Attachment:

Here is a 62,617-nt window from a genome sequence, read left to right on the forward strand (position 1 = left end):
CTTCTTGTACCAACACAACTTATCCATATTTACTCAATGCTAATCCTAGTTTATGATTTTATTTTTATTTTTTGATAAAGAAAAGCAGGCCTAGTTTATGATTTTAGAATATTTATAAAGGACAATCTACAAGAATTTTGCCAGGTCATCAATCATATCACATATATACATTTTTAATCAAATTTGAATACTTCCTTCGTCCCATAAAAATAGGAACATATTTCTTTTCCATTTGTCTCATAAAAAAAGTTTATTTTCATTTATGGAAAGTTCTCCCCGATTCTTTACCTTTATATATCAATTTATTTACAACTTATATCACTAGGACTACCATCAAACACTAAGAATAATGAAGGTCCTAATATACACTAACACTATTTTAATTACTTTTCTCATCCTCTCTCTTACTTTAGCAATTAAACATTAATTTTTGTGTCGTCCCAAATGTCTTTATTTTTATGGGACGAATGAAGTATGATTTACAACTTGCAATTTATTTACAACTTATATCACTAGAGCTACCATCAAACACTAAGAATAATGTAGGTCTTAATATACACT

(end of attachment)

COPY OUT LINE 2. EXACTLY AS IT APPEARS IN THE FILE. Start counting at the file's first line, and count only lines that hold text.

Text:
CTTCTTGTACCAACACAACTTATCCATATTTACTCAATGCTAATCCTAGTTTATGATTTTATTTTTATTTTTTGATAAAGAAAAGCAGGCCTAGTTTATGATTTTAGAATATTTATAAAGGACAATCTACAAGAATTTTGCCAGGTCATCAATCATATCACATATATACATTTTTAATCAAATTTGAATACTTCCTTCGTCCCATAAAAATAGGAACATATTTCTTTTCCATTTGTCTCATAAAAAAAGTTTATTTTCATTTATGGAAAGTTCTCCCCGATTCTTTACCTTTATATATCAATTTATTTACAACTTATATCACTAGGACTACCATCAAACACTAAGAATAATGAAGGTCCTAATATACACTAACACTATTTTAATTACTTTTCTCATCCTCTCTCTTACTTTAGCAATTAAACATTAATTTTTGTGTCGTCCCAAATGTCTTTATTTTTATGGGACGAATGAAGTATGATTTACAACTTGCAATTTATTTACAACTTATATCACTAGAGCTACCATCAAACACTAAGAATAATGTAGGTCTTAATATACACT